Analytical Instrumentation, Methods & Materials
Type II Quantum Well Optoelectronic Devices That Exhibit High Performance in the Mid-Infrared Region
Inventors: Luke Mawst, Jerry Meyer, Igor Vurgaftman, Nelson Tansu
The Wisconsin Alumni Research Foundation (WARF) is seeking commercial partners interested in developing an InP-based, type II quantum well laser device that exhibits high performance in the mid-infrared (2 to 5 micron) wavelength range.
Lasers that operate in the mid-infrared (2 to 5 micron) wavelength region are needed for a variety of applications, including laser-based radar, free-space optical links, chemical and gas sensing systems and infrared countermeasures against heat-seeking missiles that threaten both military and commercial aircraft. However, conventional InP-, InAs- and GaSb-based lasers that operate at long wavelengths have proven extremely temperature-sensitive, a characteristic that severely impacts their CW (continuous wave) performance.
UW-Madison researchers have developed an InP-based, type II quantum well laser device that exhibits high performance in the mid-infrared (2 to 5 micron) wavelength range. They designed a novel active region that includes electron quantum well layers composed of nitrogen-containing semiconductor materials, such as InAsN and InGaAsN. The active region also includes a hole quantum well layer composed of antimony-containing semiconductors, such as GaAsSb and InGaAsSb. By creating compressive strain in the hole quantum well layer alone, or by straining both the electron and hole quantum well layers, the researchers were able to generate laser light of the desired wavelengths.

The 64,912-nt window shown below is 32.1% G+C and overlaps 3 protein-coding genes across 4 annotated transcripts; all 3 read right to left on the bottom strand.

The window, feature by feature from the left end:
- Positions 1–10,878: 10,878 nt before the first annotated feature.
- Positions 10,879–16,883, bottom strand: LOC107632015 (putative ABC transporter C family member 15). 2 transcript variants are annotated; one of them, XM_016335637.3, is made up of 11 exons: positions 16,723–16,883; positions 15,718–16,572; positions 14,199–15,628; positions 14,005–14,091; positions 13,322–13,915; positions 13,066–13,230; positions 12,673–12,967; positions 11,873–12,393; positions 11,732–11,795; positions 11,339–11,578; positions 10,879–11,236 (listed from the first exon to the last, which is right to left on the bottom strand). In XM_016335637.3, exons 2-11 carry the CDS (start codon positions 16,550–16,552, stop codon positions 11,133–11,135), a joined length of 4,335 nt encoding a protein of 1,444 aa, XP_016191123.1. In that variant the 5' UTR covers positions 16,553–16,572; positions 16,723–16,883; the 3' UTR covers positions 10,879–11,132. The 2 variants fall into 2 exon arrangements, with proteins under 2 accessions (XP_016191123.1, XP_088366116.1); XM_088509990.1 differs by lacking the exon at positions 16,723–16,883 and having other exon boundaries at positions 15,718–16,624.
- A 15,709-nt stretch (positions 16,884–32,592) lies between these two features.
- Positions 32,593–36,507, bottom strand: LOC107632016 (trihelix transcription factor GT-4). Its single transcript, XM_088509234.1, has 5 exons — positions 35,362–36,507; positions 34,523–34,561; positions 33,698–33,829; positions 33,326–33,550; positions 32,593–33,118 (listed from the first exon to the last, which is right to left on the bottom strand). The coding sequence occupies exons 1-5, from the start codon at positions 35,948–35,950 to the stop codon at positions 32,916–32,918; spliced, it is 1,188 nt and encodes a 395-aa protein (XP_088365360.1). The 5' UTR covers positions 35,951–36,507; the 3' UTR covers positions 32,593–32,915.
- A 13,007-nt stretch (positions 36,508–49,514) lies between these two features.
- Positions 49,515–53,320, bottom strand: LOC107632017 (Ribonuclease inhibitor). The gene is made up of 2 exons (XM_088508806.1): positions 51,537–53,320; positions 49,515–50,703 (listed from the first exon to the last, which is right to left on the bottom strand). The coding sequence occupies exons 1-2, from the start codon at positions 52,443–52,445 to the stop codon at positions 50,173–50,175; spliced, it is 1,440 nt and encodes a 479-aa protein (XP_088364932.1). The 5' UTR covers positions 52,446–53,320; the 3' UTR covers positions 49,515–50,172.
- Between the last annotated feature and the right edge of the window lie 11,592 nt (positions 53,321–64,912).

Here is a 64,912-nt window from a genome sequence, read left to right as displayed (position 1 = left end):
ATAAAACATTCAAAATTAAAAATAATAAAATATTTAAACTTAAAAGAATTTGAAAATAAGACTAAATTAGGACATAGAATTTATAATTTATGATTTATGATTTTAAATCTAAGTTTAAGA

- Many types of optoelectronic devices, including amplifiers, light-emitting diodes, and edge- and surface-emitting lasers that use optical feedback to provide lasing action
- Unlike previous mid-infrared lasers, the laser of this invention exhibits high performance in the 2 to 5 micron wavelength at room temperature.
- Active region structures can be deposited onto InP substrates, eliminating the need for antimonide processing, which is less mature than InP processing.
- Since it is InP-based, this laser can be readily integrated with other optoelectronic devices on the same chip.
- InP substrates enable optical pumping with a conventional, high-power, 980 nm pump laser, allowing for efficient and high-power optically-pumped mid-infrared sources.
- Active region structures are suitable for low-cost commercial processing by MOCVD (metal organic chemical vapor deposition).